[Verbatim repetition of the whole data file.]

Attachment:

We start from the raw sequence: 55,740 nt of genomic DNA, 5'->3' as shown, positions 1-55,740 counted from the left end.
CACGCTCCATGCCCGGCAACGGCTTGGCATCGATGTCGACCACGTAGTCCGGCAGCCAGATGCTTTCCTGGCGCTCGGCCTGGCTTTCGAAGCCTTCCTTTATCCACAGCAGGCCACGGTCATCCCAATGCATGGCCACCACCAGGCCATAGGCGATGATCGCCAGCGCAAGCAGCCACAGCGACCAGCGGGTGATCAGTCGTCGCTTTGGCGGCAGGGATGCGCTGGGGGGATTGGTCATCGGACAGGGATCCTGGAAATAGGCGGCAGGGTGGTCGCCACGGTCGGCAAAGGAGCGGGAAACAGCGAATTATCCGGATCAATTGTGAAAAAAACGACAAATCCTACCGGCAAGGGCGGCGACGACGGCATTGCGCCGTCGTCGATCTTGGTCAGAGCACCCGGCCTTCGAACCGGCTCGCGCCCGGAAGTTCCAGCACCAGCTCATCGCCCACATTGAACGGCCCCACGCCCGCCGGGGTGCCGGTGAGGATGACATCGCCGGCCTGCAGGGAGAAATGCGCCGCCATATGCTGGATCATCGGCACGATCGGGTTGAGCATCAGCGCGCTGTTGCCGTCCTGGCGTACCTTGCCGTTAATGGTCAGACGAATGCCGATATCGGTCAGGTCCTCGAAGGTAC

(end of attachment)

We start from the raw sequence: 55,740 nt of genomic DNA, 5'->3' as shown, positions 1-55,740 counted from the left end.
CACGCTCCATGCCCGGCAACGGCTTGGCATCGATGTCGACCACGTAGTCCGGCAGCCAGATGCTTTCCTGGCGCTCGGCCTGGCTTTCGAAGCCTTCCTTTATCCACAGCAGGCCACGGTCATCCCAATGCATGGCCACCACCAGGCCATAGGCGATGATCGCCAGCGCAAGCAGCCACAGCGACCAGCGGGTGATCAGTCGTCGCTTTGGCGGCAGGGATGCGCTGGGGGGATTGGTCATCGGACAGGGATCCTGGAAATAGGCGGCAGGGTGGTCGCCACGGTCGGCAAAGGAGCGGGAAACAGCGAATTATCCGGATCAATTGTGAAAAAAACGACAAATCCTACCGGCAAGGGCGGCGACGACGGCATTGCGCCGTCGTCGATCTTGGTCAGAGCACCCGGCCTTCGAACCGGCTCGCGCCCGGAAGTTCCAGCACCAGCTCATCGCCCACATTGAACGGCCCCACGCCCGCCGGGGTGCCGGTGAGGATGACATCGCCGGCCTGCAGGGAGAAATGCGCCGCCATATGCTGGATCATCGGCACGATCGGGTTGAGCATCAGCGCGCTGTTGCCGTCCTGGCGTACCTTGCCGTTAATGGTCAGACGAATGCCGATATCGGTCAGGTCCTCGAAGGTAC